CBD is known to have many anti-inflammatory actions, and if you get a product that comes packed with its sister cannabinoids (as any good CBD product should) you’ll get even more weaponry to fight inflammation. CBD and other cannabinoids can fight inflammation in a number of ways. One way involves suppressing the chemical messengers that tell your body to perform inflammation (cytokines).13 Others involve CBD nullifying immune cells that have, essentially, gone rogue and are causing inflammation in places they should never have been in, to begin with.13 21 Finally, CBD has a strange but wonderful ability to induce apoptosis (cell suicide) for cells that are causing problems.15 22 This can prevent inflammation from beginning around these otherwise defective cells.

Non-Habit Forming & Safe

CBD has not been shown to be addictive in any way. In fact, CBD may be able to help people overcome certain addictions with its modulating effect on dopamine and glutamate.7 CBD has a vast safety profile which includes a potent lack of side-effects, especially when compared to many pharmaceuticals.16 Even so, it never hurts to check with your doctor before using CBD – after all, they’ll know your medical history best!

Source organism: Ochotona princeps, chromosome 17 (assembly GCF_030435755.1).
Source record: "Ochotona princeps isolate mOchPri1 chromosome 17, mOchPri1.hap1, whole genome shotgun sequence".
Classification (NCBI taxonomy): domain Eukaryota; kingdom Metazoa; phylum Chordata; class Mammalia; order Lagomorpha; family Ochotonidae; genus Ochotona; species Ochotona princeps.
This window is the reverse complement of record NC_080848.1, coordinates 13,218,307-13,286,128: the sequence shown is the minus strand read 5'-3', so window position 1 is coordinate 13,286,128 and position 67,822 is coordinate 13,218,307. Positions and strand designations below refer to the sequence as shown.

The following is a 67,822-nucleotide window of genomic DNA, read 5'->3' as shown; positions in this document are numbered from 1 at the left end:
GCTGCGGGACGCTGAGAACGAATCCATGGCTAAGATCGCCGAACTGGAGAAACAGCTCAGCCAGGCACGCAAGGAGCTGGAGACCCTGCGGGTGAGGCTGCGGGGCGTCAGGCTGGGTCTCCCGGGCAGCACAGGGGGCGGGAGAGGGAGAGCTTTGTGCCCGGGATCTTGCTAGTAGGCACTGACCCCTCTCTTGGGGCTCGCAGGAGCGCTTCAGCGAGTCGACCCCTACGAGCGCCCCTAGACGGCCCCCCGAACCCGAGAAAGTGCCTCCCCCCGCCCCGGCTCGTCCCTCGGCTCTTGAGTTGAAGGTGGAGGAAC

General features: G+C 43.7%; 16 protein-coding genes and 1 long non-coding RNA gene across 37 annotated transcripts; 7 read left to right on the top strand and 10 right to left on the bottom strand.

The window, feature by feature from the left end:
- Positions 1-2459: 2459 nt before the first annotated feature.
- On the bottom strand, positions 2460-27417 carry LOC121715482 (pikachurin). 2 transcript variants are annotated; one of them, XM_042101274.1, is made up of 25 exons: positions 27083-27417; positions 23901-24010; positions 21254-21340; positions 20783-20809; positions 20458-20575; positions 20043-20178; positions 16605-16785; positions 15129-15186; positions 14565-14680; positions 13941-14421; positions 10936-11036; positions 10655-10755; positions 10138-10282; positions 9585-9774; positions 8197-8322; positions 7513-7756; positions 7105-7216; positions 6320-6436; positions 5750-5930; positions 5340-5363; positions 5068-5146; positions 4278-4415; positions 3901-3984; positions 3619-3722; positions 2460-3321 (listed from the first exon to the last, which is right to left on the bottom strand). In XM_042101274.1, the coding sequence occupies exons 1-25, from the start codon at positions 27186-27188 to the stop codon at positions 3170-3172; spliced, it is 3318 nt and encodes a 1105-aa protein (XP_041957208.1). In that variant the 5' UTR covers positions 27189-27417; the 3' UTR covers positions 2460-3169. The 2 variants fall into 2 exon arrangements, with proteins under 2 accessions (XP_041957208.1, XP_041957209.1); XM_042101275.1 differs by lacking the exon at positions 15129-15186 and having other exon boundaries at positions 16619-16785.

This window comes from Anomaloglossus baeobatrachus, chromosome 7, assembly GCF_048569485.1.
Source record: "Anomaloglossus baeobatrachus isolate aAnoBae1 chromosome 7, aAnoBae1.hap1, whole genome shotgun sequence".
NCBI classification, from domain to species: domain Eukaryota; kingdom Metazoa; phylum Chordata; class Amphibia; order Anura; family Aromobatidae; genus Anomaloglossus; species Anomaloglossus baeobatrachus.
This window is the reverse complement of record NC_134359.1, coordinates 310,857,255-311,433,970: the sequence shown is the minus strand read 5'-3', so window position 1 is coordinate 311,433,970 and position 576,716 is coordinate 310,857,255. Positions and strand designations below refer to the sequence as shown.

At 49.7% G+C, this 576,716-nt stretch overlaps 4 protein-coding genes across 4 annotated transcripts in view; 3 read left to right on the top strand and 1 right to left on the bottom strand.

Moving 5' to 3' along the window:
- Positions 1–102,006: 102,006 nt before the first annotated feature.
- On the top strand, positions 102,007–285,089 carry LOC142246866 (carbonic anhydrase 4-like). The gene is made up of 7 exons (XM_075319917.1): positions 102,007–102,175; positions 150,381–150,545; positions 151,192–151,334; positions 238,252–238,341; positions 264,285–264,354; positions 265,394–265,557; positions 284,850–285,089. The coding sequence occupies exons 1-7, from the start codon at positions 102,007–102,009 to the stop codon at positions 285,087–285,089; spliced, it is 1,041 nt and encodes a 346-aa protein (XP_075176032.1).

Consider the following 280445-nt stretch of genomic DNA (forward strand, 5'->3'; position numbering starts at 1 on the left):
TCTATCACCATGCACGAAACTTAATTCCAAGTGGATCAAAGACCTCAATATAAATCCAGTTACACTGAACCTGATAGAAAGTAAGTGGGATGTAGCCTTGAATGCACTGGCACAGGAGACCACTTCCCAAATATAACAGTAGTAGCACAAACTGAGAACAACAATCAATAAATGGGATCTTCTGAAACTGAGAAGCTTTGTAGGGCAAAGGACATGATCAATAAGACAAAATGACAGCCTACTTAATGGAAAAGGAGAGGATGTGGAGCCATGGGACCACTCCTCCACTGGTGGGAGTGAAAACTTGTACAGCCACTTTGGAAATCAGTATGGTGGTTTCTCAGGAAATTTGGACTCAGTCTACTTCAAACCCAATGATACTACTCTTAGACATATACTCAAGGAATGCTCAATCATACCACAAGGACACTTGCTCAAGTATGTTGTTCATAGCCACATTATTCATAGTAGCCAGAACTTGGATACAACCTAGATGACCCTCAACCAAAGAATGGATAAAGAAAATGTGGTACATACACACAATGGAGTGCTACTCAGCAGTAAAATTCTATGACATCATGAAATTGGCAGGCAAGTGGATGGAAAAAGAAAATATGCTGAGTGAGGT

Arthritis is a powerful form of inflammation that affects the joints of the body. CBD can fight against inflammation, and provide relief for many kinds of arthritis.13 It has been shown to specifically ease the pain associated with arthritis, even in cases where it couldn’t fully cure it.12 This brings up an important point: CBD will likely help the inflammation, but sometimes the body has sustained too much damage. Look forward to CBD’s benefits, but keep in mind it isn’t a perfect panacea – it won’t magically cure everything!

Reduces Nausea:

CBD is known to have very few side-effects, although it is important to note that one of them involves nausea.16 Strangely enough, some scientists hypothesize that CBD – administered with THC as well – may be able to help the vomiting and nausea associated with chemotherapy.23 Other research has suggested that CBD possesses anti-emetic properties.16 It may seem strange given one of its few known side-effects, but the science speaks for itself!

Autoimmune Diseases:

CBD is considered an immunosuppressant.15 This means it pushes down some of the activity of the immune system. Don’t worry: this doesn’t mean you’ll suddenly get horribly sick by taking it. Plenty of research has demonstrated CBD’s safety.16 It does, however, lend itself well to helping autoimmune diseases.